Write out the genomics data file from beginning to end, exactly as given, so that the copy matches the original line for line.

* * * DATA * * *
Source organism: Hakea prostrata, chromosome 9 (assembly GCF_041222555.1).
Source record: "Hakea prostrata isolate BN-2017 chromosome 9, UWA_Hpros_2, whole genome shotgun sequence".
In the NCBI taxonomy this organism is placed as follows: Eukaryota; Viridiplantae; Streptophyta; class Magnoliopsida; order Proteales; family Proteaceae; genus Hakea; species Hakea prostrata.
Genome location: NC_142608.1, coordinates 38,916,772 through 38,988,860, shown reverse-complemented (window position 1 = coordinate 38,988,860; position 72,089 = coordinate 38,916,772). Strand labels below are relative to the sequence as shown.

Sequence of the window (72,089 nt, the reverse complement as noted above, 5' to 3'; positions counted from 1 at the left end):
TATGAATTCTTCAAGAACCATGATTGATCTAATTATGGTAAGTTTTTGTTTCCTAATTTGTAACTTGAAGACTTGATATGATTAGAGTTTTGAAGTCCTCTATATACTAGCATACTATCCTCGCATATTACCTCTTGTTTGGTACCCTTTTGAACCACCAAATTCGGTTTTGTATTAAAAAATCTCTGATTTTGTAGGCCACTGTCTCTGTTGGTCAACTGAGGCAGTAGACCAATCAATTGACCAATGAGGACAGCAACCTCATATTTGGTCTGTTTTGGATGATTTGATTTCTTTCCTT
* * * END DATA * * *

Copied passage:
Source organism: Hakea prostrata, chromosome 9 (assembly GCF_041222555.1).
Source record: "Hakea prostrata isolate BN-2017 chromosome 9, UWA_Hpros_2, whole genome shotgun sequence".
In the NCBI taxonomy this organism is placed as follows: Eukaryota; Viridiplantae; Streptophyta; class Magnoliopsida; order Proteales; family Proteaceae; genus Hakea; species Hakea prostrata.
Genome location: NC_142608.1, coordinates 38,916,772 through 38,988,860, shown reverse-complemented (window position 1 = coordinate 38,988,860; position 72,089 = coordinate 38,916,772). Strand labels below are relative to the sequence as shown.

Sequence of the window (72,089 nt, the reverse complement as noted above, 5' to 3'; positions counted from 1 at the left end):
TATGAATTCTTCAAGAACCATGATTGATCTAATTATGGTAAGTTTTTGTTTCCTAATTTGTAACTTGAAGACTTGATATGATTAGAGTTTTGAAGTCCTCTATATACTAGCATACTATCCTCGCATATTACCTCTTGTTTGGTACCCTTTTGAACCACCAAATTCGGTTTTGTATTAAAAAATCTCTGATTTTGTAGGCCACTGTCTCTGTTGGTCAACTGAGGCAGTAGACCAATCAATTGACCAATGAGGACAGCAACCTCATATTTGGTCTGTTTTGGATGATTTGATTTCTTTCCTT